This work was funded in part by Venture Technologies Sdn Bhd and by Universiti Malaysia Sarawak.
- Gibbons RV, Vaughn DW: Dengue: an escalating problem. Bmj 2002, 324: 1563-1566. 10.1136/bmj.324.7353.1563PubMed CentralView ArticlePubMedGoogle Scholar
- Gubler DJ: The changing epidemiology of yellow fever and dengue, 1900 to 2003: full circle? Comp Immunol Microbiol Infect Dis 2004, 27: 319-330. 10.1016/j.cimid.2004.03.013View ArticlePubMedGoogle Scholar
- van Regenmortel MHV, Fauquet CM, Bishop DHL, Carsten EB, Estes MK, Lemon SM, Maniloff J, Mayo MA, McGeoch DJ, Pringle CR, Wickner RB: Virus Taxonomy: Seventh Report of the International Committee on Taxonomy of Viruses. San Diego, Wien, New York, Academic Press; 2000:1024.Google Scholar
- Bielefeldt-Ohmann H, Meyer M, Fitzpatrick DR, Mackenzie JS: Dengue virus binding to human leukocyte cell lines: receptor usage differs between cell types and virus strains. Virus Res 2001, 73: 81-89. 10.1016/S0168-1702(00)00233-1View ArticlePubMedGoogle Scholar
- Hung JJ, Hsieh MT, Young MJ, Kao CL, King CC, Chang W: An external loop region of domain III of dengue virus type 2 envelope protein is involved in serotype-specific binding to mosquito but not mammalian cells. J Virol 2004, 78: 378-388. 10.1128/JVI.78.1.378-388.2004PubMed CentralView ArticlePubMedGoogle Scholar
- Martinez-Barragan JJ, del Angel RM: Identification of a putative coreceptor on Vero cells that participates in dengue 4 virus infection. J Virol 2001, 75: 7818-7827. 10.1128/JVI.75.17.7818-7827.2001PubMed CentralView ArticlePubMedGoogle Scholar
- Moreno-Altamirano MM, Sanchez-Garcia FJ, Munoz ML: Non Fc receptor-mediated infection of human macrophages by dengue virus serotype 2. J Gen Virol 2002, 83: 1123-1130.View ArticlePubMedGoogle Scholar
- Ramos-Castaneda J, Imbert JL, Barron BL, Ramos C: A 65-kDa trypsin-sensible membrane cell protein as a possible receptor for dengue virus in cultured neuroblastoma cells. J Neurovirol 1997, 3: 435-440.View ArticlePubMedGoogle Scholar
- Reyes-del Valle J, del Angel RM: Isolation of putative dengue virus receptor molecules by affinity chromatography using a recombinant E protein ligand. J Virol Methods 2004, 116: 95-102. 10.1016/j.jviromet.2003.10.014View ArticlePubMedGoogle Scholar
- Salas-Benito JS, del Angel RM: Identification of two surface proteins from C6/36 cells that bind dengue type 4 virus. J Virol 1997, 71: 7246-7252.PubMed CentralPubMedGoogle Scholar
- Yazi Mendoza M, Salas-Benito JS, Lanz-Mendoza H, Hernandez-Martinez S, del Angel RM: A putative receptor for dengue virus in mosquito tissues: localization of a 45-kDa glycoprotein. Am J Trop Med Hyg 2002, 67: 76-84.PubMedGoogle Scholar
- Chen Y, Maguire T, Hileman RE, Fromm JR, Esko JD, Linhardt RJ, Marks RM: Dengue virus infectivity depends on envelope protein binding to target cell heparan sulfate. Nat Med 1997, 3: 866-871. 10.1038/nm0897-866View ArticlePubMedGoogle Scholar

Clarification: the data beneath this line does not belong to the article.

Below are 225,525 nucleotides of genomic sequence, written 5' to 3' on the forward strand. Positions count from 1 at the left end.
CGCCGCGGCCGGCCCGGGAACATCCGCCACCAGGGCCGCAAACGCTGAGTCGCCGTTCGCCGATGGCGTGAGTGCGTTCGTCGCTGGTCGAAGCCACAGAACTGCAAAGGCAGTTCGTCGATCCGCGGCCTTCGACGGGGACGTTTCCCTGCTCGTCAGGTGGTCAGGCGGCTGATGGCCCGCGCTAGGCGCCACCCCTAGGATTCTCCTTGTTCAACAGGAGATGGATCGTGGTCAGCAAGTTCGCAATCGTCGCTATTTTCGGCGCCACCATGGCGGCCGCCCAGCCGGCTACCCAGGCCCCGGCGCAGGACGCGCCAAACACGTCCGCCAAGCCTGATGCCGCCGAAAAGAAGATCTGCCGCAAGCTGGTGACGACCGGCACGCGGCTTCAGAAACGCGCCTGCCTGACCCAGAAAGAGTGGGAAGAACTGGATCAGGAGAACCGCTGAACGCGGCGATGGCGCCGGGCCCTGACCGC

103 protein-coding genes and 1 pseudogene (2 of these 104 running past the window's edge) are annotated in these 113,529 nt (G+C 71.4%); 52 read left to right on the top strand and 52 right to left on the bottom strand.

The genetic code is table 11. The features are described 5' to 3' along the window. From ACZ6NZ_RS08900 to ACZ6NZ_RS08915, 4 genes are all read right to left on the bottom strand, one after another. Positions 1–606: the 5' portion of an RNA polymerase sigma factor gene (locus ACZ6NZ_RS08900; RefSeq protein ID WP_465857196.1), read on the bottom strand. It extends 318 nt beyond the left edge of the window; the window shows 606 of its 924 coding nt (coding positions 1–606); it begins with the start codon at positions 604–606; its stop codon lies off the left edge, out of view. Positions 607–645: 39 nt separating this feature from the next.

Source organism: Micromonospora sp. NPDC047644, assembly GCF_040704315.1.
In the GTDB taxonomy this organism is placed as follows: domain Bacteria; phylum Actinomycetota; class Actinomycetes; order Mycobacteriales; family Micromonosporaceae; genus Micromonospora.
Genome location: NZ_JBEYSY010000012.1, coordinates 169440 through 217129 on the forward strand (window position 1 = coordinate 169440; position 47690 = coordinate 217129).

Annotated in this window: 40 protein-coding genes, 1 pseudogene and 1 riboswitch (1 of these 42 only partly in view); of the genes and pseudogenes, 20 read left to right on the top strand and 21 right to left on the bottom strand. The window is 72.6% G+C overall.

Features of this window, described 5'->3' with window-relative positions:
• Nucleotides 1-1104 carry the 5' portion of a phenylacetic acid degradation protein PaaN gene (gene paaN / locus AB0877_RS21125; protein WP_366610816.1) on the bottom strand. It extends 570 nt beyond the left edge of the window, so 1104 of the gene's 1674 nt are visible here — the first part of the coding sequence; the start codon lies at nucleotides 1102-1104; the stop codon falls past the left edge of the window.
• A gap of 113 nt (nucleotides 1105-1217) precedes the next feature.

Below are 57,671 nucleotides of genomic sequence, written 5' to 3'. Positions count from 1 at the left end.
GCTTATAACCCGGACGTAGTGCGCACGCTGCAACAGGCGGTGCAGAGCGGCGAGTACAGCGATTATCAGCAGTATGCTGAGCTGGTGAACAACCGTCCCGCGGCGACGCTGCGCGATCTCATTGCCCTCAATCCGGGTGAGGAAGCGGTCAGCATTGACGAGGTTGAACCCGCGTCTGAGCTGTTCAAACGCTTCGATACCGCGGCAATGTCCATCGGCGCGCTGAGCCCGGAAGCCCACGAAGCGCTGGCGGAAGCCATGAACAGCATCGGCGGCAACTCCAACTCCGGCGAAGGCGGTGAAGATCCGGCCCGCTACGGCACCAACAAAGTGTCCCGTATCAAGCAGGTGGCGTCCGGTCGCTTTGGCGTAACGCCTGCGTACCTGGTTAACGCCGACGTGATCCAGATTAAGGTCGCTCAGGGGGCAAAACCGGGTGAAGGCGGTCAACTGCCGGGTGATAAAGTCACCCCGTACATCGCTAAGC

- Tassaneetrithep B, Burgess TH, Granelli-Piperno A, Trumpfheller C, Finke J, Sun W, Eller MA, Pattanapanyasat K, Sarasombath S, Birx DL, Steinman RM, Schlesinger S, Marovich MA: DC-SIGN (CD209) mediates dengue virus infection of human dendritic cells. J Exp Med 2003, 197: 823-829. 10.1084/jem.20021840PubMed CentralView ArticlePubMedGoogle Scholar
- Jindadamrongwech S, Smith DR: Virus Overlay Protein Binding Assay (VOPBA) reveals serotype specific heterogeneity of dengue virus binding proteins on HepG2 human liver cells. Intervirology 2004, 47: 370-373. 10.1159/000080882View ArticlePubMedGoogle Scholar
- Jindadamrongwech S, Thepparit C, Smith DR: Identification of GRP 78 (BiP) as a liver cell expressed receptor element for dengue virus serotype 2. Arch Virol 2004, 149: 915-927. 10.1007/s00705-003-0263-xView ArticlePubMedGoogle Scholar
- Thepparit C, Smith DR: Serotype-specific entry of dengue virus into liver cells: identification of the 37-kilodalton/67-kilodalton high-affinity laminin receptor as a dengue virus serotype 1 receptor. J Virol 2004, 78: 12647-12656. 10.1128/JVI.78.22.12647-12656.2004PubMed CentralView ArticlePubMedGoogle Scholar
- Cao W, Henry MD, Borrow P, Yamada H, Elder JH, Ravkov EV, Nichol ST, Compans RW, Campbell KP, Oldstone MB: Identification of alpha-dystroglycan as a receptor for lymphocytic choriomeningitis virus and Lassa fever virus. Science 1998, 282: 2079-2081. 10.1126/science.282.5396.2079View ArticlePubMedGoogle Scholar
- Borrow P, Oldstone MB: Characterization of lymphocytic choriomeningitis virus-binding protein(s): a candidate cellular receptor for the virus. J Virol 1992, 66: 7270-7281.PubMed CentralPubMedGoogle Scholar
- Nordhoff E, Egelhofer V, Giavalisco P, Eickhoff H, Horn M, Przewieslik T, Theiss D, Schneider U, Lehrach H, Gobom J: Large-gel two-dimensional electrophoresis-matrix assisted laser desorption/ionization-time of flight-mass spectrometry: an analytical challenge for studying complex protein mixtures. Electrophoresis 2001, 22: 2844-2855. 10.1002/1522-2683(200108)22:14<2844::AID-ELPS2844>3.3.CO;2-ZView ArticlePubMedGoogle Scholar